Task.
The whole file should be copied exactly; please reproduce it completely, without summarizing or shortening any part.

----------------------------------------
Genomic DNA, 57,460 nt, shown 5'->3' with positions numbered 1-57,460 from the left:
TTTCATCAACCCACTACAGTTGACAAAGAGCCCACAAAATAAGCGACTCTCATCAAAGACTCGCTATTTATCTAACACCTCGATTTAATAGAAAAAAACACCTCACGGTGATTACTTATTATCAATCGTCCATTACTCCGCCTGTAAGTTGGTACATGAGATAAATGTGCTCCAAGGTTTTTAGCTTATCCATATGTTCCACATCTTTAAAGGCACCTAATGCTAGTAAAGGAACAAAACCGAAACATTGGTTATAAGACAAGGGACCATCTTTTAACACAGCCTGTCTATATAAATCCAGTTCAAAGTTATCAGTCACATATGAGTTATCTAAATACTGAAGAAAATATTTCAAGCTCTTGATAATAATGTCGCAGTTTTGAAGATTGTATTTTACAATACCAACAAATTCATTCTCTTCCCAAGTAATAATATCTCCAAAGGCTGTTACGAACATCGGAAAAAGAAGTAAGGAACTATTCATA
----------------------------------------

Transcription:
Genomic DNA, 57,460 nt, shown 5'->3' with positions numbered 1-57,460 from the left:
TTTCATCAACCCACTACAGTTGACAAAGAGCCCACAAAATAAGCGACTCTCATCAAAGACTCGCTATTTATCTAACACCTCGATTTAATAGAAAAAAACACCTCACGGTGATTACTTATTATCAATCGTCCATTACTCCGCCTGTAAGTTGGTACATGAGATAAATGTGCTCCAAGGTTTTTAGCTTATCCATATGTTCCACATCTTTAAAGGCACCTAATGCTAGTAAAGGAACAAAACCGAAACATTGGTTATAAGACAAGGGACCATCTTTTAACACAGCCTGTCTATATAAATCCAGTTCAAAGTTATCAGTCACATATGAGTTATCTAAATACTGAAGAAAATATTTCAAGCTCTTGATAATAATGTCGCAGTTTTGAAGATTGTATTTTACAATACCAACAAATTCATTCTCTTCCCAAGTAATAATATCTCCAAAGGCTGTTACGAACATCGGAAAAAGAAGTAAGGAACTATTCATA